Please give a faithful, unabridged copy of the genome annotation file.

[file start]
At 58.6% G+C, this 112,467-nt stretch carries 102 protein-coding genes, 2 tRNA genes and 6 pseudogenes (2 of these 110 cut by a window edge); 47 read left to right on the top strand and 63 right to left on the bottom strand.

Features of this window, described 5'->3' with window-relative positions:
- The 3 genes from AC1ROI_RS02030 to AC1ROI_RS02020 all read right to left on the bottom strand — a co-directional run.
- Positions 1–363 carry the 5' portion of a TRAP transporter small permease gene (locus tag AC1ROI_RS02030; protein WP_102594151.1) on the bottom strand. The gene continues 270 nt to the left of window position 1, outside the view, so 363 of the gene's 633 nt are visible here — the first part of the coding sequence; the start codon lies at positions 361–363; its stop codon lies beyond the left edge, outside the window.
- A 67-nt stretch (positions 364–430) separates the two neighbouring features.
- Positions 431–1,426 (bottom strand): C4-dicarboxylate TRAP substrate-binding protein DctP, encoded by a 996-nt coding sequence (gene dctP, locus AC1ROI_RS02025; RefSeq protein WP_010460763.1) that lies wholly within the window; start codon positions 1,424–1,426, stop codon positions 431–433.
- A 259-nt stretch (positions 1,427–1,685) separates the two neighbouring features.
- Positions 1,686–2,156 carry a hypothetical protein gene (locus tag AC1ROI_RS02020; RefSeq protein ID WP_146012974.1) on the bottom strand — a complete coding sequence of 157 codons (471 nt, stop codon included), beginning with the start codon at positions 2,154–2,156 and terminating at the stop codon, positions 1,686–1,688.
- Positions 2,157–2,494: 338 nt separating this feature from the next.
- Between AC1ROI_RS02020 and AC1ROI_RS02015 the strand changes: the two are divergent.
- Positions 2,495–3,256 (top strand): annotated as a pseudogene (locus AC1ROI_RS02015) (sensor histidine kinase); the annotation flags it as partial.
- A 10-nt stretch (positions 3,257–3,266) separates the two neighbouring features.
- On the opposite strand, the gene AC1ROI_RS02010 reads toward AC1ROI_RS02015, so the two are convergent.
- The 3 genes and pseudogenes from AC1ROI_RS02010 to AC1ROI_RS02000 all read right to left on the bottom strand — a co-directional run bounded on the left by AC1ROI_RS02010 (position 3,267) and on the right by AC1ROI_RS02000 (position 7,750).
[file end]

At 58.6% G+C, this 112,467-nt stretch carries 102 protein-coding genes, 2 tRNA genes and 6 pseudogenes (2 of these 110 cut by a window edge); 47 read left to right on the top strand and 63 right to left on the bottom strand.

Features of this window, described 5'->3' with window-relative positions:
- The 3 genes from AC1ROI_RS02030 to AC1ROI_RS02020 all read right to left on the bottom strand — a co-directional run.
- Positions 1–363 carry the 5' portion of a TRAP transporter small permease gene (locus tag AC1ROI_RS02030; protein WP_102594151.1) on the bottom strand. The gene continues 270 nt to the left of window position 1, outside the view, so 363 of the gene's 633 nt are visible here — the first part of the coding sequence; the start codon lies at positions 361–363; its stop codon lies beyond the left edge, outside the window.
- A 67-nt stretch (positions 364–430) separates the two neighbouring features.
- Positions 431–1,426 (bottom strand): C4-dicarboxylate TRAP substrate-binding protein DctP, encoded by a 996-nt coding sequence (gene dctP, locus AC1ROI_RS02025; RefSeq protein WP_010460763.1) that lies wholly within the window; start codon positions 1,424–1,426, stop codon positions 431–433.
- A 259-nt stretch (positions 1,427–1,685) separates the two neighbouring features.
- Positions 1,686–2,156 carry a hypothetical protein gene (locus tag AC1ROI_RS02020; RefSeq protein ID WP_146012974.1) on the bottom strand — a complete coding sequence of 157 codons (471 nt, stop codon included), beginning with the start codon at positions 2,154–2,156 and terminating at the stop codon, positions 1,686–1,688.
- Positions 2,157–2,494: 338 nt separating this feature from the next.
- Between AC1ROI_RS02020 and AC1ROI_RS02015 the strand changes: the two are divergent.
- Positions 2,495–3,256 (top strand): annotated as a pseudogene (locus AC1ROI_RS02015) (sensor histidine kinase); the annotation flags it as partial.
- A 10-nt stretch (positions 3,257–3,266) separates the two neighbouring features.
- On the opposite strand, the gene AC1ROI_RS02010 reads toward AC1ROI_RS02015, so the two are convergent.
- The 3 genes and pseudogenes from AC1ROI_RS02010 to AC1ROI_RS02000 all read right to left on the bottom strand — a co-directional run bounded on the left by AC1ROI_RS02010 (position 3,267) and on the right by AC1ROI_RS02000 (position 7,750).